Commercial Property Types
The main property types that can be used to create a low-risk portfolio include office space, industrial/warehouse, retail, and multi-family. Some investors may also want to include hospitality properties (hotels and motels) even though these kinds of real estate properties are considered riskier. The reason is that no leases are involved in hospitality properties. Moreover, the performance of these kinds of properties is highly correlated with the business cycle. Different commercial property types may have considerably different characteristics, which we will discuss in more detail below.
It is important to know that with all property types, location is the most critical determinant in determining property value. On this page, we discuss office, industrial, retail and multifamily real estate property characteristics.
Office real estate
Demand for office real estate depends heavily on job growth, especially in industries that are heavy users of office space like the financial services sector. The average length of office leases varies globally.
There are two kinds of leases. In a gross lease, the owner is responsible for the operating expenses. In a net lease, the tenant is responsible. In a net lease, the tenant therefore bears the risk that, if the actual operating expenses are greater than expected, the rental price will be higher. As a result, rent under a net lease is lower than a gross lease. This compensates the tenant for bearing this risk.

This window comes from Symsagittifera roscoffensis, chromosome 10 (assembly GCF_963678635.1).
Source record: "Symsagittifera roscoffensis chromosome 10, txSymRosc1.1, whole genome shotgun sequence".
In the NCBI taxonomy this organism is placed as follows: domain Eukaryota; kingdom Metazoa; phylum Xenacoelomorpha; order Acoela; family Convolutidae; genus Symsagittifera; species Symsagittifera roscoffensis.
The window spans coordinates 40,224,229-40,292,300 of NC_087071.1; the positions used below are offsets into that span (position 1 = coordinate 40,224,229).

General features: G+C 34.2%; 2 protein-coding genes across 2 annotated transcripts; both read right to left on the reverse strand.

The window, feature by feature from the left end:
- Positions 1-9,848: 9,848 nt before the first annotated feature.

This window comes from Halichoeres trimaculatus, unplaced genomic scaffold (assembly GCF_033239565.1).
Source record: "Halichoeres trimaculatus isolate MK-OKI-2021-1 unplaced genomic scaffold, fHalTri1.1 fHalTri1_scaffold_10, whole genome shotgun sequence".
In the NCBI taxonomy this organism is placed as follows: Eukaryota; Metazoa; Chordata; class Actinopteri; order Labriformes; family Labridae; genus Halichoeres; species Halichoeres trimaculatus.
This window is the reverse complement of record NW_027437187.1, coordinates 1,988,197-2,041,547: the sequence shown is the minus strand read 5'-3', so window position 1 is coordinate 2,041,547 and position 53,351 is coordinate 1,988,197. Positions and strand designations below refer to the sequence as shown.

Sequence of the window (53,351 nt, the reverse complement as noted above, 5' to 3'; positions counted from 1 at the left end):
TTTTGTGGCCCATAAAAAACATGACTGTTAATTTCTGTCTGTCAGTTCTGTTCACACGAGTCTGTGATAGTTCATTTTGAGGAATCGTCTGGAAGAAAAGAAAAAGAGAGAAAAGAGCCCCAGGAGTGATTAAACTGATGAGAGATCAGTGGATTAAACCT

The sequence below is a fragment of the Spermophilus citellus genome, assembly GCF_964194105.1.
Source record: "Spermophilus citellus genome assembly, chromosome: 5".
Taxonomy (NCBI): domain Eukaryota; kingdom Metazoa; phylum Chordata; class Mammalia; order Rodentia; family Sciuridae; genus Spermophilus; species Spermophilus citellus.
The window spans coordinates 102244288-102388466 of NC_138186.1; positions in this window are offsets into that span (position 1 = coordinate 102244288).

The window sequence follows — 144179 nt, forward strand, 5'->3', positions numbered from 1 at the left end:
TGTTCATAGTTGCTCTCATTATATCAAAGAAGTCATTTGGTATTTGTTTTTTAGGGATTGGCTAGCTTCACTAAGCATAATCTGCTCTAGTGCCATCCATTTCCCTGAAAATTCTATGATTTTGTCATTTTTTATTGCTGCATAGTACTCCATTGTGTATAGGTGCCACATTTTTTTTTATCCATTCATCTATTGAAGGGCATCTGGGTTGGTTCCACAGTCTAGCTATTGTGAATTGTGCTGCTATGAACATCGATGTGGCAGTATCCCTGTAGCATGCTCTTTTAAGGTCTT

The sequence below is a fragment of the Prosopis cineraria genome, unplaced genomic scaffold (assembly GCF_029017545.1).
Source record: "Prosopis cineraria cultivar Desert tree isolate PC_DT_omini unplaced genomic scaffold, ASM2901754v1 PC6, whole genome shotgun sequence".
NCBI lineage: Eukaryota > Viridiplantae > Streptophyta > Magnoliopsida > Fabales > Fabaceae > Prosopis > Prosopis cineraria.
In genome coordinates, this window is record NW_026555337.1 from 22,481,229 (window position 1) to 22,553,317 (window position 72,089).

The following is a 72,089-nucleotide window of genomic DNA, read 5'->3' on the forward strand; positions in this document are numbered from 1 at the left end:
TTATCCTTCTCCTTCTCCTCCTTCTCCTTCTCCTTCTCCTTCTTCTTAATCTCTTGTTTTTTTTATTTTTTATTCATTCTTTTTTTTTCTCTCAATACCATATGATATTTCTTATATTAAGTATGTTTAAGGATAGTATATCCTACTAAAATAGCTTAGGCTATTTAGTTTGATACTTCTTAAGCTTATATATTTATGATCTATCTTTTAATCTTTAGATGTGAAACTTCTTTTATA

Some leases combine features from both gross and net leases. For example, the owner of the property might pay the operating expenses in the first year of the lease. Thereafter, any increase in the expenses is passed through to the tenant. In a multi-tenant building, the expenses are usually shared between the owners based on square footage owned.
Industrial real estate
Demand for industrial real estate is heavily dependent on the business cycle. Demand is also affected by import/export activity of the economy. Industrial real estate typically uses net leases.
Retail real estate
Demand for retail real estate is heavily dependent on consumers’ willingness to spend money. This consumer spending is affected by the overall economy, job growth, population growth, and savings rates. Retail lease terms vary by the quality of the property as well as the size and the importance of the tenant. For example, an important tenant may receive favourable lease terms to attract them to the property. In turn, this so-called anchor tenant may draw other tenants to the property. Take the example of a shopping mall with a large grocery store.
Retail tenants are often required to pay additional rent once sales reach a certain level. This unique feature is known as a percentage lease or percentage rent.
Multi-family real estate
Demand for multi-family real estate depends mainly on population growth, especially in the age demographic that typically rents apartments. This age demographic can vary by country and over time. It may also vary by type of property, and locale. Demand is also affected by the cost of buying versus the cost of renting, which is measured by the ratio of home prices to rents. As home prices go up, there will be a shift towards renting. An increase in interest rates may also make buying more expensive, and vice-versa.
We discussed four types of commercial real estate that investors can consider when investing in real estate.